Dear Dr. Fournier:
My 13-year-old daughter is out of school for the summer and after a week, I’m worried about the remainder of her summer break. I work and cannot take vacation now. At her age, there isn’t much for children to do unsupervised. Camps want this age child to work and not play but I want her to have a break from school and not start working so I’m not going to send her to camp and I’m not going to let her baby-sit.
I’ve looked only to come up with an occasional activity but nothing constant. And because I am a single parent with no family here to help me, I have no choice but to let her stay home alone, yet I’m afraid of everything I hear in the news. How do I keep my child a good child when there is no one to look after her?
Parents today are being steadily pulled and pushed toward parenting with fear. Fear for our child’s safety and wellbeing is a strong pull.
We constantly hear about the failures of other families with their children in a number of areas. Here are just a few of those failures you and other parents are all too familiar with: Teen pregnancy, smoking cigarettes, drinking, drugs, gang activity, bullying and school failure.
It is natural as a parent to want to protect our children from these threats to their future. In addition, we are pushed by the fear of warning signs to watch for in our children’s behavior:
e Is your child moody or unhappy?
e Does he or she avoid you?
e Are your child’s grades slipping?
Implicit in this type of checklist is the fear that unless we act now, our children may some day be added to the list of failures. Of course, society has given us some good reasons to be cautious, if not outright fearful.
Children today have an early exposure to knowledge of things and activities from the adult realm and this forces us to be watchful. But in doing so, we risk falling into the trap of parenting with fear rather than parenting with trust.
Parenting with fear means holding on to past methods rather than transitioning to new ways as the child transitions to increased independence with responsible actions. Parenting with trust – not blind trust – means that we must exhibit and teach mutual trust and responsibility. This gives our children the chance to make decisions without being under our watchful eye.
Having to leave a child at home alone does create a feeling of sadness when we have spent so many years watching and knowing all that the child does. But as the child enters “middle-aged” childhood, we must also move into a middle stage of parenting, not holding on quite as much and yet not letting go completely.
WHAT TO DO
There are very few states in the U.S. with legal minimum ages for children home alone, but many state agencies have published guidelines. Georgia, Illinois, Maryland and Oregon are a few of the states with specific ages specified in their laws. Twelve years of age appears to be the most common recommendation.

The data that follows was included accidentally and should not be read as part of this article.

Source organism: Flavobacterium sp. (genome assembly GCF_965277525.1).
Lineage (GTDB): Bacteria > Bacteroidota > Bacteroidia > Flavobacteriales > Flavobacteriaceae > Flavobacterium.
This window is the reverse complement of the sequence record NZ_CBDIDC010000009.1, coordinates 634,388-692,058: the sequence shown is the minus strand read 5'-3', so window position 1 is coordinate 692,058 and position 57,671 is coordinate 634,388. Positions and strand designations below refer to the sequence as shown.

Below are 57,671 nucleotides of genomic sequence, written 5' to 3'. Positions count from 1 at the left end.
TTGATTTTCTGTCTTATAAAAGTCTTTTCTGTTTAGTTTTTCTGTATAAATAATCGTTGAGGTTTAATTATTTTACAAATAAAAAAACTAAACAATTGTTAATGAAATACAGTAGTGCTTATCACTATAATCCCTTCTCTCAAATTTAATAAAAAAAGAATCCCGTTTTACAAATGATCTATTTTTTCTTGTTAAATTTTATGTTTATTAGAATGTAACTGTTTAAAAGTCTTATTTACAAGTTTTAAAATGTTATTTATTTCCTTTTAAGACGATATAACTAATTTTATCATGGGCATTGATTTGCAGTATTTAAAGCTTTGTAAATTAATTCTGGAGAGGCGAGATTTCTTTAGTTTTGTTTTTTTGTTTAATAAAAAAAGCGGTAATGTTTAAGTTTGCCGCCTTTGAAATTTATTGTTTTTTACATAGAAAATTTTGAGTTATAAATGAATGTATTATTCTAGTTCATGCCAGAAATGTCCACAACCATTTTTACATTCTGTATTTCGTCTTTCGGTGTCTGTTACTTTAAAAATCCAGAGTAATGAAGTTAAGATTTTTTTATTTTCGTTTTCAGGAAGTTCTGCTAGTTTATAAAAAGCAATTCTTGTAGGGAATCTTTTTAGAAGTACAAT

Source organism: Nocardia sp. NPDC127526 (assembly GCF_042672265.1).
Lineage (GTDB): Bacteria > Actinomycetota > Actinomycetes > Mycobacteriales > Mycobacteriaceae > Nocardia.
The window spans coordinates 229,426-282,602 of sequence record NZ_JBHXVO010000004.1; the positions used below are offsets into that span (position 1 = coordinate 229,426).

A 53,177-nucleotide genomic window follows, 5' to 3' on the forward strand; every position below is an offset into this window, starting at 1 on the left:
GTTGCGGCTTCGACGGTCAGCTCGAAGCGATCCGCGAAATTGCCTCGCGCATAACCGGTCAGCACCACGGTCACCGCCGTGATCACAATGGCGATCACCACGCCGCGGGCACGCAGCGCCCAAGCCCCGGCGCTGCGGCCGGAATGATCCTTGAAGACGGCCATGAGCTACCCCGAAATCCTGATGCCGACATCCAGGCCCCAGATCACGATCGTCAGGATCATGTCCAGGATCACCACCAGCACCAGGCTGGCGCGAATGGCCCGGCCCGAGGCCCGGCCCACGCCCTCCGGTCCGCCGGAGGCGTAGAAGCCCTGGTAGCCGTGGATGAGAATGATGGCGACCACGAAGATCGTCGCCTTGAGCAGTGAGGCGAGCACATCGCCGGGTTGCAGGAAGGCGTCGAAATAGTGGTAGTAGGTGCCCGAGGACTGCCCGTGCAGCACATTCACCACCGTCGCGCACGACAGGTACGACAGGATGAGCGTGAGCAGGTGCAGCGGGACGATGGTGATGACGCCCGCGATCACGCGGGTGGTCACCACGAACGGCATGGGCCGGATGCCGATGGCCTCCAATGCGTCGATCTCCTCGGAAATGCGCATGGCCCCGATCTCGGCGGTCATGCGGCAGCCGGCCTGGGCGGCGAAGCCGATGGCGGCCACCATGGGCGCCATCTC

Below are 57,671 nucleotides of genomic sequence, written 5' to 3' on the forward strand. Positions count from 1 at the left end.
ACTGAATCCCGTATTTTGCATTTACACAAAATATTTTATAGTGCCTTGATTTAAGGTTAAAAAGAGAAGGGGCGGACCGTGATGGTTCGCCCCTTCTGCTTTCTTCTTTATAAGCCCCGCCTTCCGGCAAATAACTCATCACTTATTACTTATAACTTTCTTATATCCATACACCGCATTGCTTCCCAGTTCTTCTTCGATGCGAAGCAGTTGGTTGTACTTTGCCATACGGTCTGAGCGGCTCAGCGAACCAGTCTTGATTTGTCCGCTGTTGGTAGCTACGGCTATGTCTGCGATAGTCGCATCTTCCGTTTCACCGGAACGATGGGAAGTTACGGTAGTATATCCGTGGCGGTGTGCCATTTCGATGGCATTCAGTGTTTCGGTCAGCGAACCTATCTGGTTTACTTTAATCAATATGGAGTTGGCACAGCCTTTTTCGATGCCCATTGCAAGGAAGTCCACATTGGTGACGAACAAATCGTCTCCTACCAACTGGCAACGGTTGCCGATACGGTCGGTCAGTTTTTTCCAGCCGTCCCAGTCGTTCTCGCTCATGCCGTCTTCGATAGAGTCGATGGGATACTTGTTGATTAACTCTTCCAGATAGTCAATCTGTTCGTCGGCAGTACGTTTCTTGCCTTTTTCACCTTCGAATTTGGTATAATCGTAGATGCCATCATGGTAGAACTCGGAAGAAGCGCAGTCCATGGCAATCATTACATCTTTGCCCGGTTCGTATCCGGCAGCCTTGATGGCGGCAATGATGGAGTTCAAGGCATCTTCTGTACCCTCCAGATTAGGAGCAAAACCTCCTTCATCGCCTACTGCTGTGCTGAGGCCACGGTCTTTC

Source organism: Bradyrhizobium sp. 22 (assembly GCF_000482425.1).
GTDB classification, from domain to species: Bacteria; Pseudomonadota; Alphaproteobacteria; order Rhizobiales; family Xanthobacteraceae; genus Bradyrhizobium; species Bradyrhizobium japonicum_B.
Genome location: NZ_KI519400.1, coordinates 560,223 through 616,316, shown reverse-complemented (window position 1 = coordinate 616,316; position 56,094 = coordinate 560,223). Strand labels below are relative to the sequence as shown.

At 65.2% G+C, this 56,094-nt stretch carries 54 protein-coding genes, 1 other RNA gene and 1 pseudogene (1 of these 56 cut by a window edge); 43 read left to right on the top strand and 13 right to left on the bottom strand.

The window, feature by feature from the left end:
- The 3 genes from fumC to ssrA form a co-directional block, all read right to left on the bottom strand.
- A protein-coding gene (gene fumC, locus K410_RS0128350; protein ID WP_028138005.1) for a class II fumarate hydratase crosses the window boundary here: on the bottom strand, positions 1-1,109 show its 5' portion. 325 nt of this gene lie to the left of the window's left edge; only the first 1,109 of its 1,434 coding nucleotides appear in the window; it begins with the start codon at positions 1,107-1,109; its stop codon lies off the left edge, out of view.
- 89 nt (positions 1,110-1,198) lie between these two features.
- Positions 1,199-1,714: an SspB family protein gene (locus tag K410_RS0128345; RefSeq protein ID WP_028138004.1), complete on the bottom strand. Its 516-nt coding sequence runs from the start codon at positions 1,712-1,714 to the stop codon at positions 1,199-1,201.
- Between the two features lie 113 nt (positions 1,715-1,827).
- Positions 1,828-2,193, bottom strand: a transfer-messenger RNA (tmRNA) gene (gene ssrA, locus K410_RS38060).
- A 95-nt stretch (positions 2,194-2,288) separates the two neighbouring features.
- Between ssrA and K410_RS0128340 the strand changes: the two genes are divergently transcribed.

Malinda, you can begin by visiting your state’s Department of Human Services website for any state mandated ages or guidelines it may have on leaving children home alone. (http://www.tn.gov/humanserv/)
Latchkey Kids is another good reference site for this type of information.
(http://www.latchkey-kids.com/latchkey-kids-age-limits.htm) This site also provides a state-by-state comparison with references. As you will see from this site, Tennessee has only a guideline – age 10 – for how young a child can be to stay home alone. The Tennessee Council of Juvenile and Family Court Judges (http://www.tennessee.gov/tcjfcj/faq.html) states the following: “There is no legal age for children to stay at home alone. Parents are advised to use their best judgment, keeping the child’s maturity level and safety issues in mind. Younger children have a greater need for supervision and care than older children. Obviously, young children under age 10 should not be left without supervision at any time. In most cases, older teenage children may be left alone for short periods of time.”
Once you are sure you are within legal guidelines, you are now ready to parent with trust.
Sit with your child and together make a list of all the things you fear would produce pain in her life. Then let her know that rather than fear these and treat her with mistrust, together you will make sure she learns the rules that develop trust.
Make a list of the characteristics you will focus on in this first summer of learning about independence with responsibility. Also let her know that these will be the same skills that may help her avoid future pain.
Some of the characteristics could be honesty, trust, perseverance and constancy. Talk about these terms and find examples from the past when she has demonstrated these qualities under your supervision. Help her see that she has already been successful.
Then help her set up explicit tasks that she will carry out to demonstrate that she is capable of continuing her success without your watchful eye. For example:
e Honesty: I will only go someplace with permission.
e Trust: When I ask permission to do something, I will present both the pros and cons of the situation and my reasoning. I will trust that my parent will make a sound decision, and will help me understand the reason.
e Perseverance: I will finish all chores in spite of how hard they seem or how tired I feel or how much I don’t want to do them.
e Constancy: I’ll do all of these and not have to fear surprises.
In the evening when you come home from work, reinforce your child’s successes by using these words in your conversation with her. For example, you can say, “You finished vacuuming the house. That’s perseverance.”
Parenting with fear combined with parenting from a distance is not the type of guidance our children need. Parenting for trust puts you back where you’ve always been and where your child needs you – in charge!
CONTACT DR. FOURNIER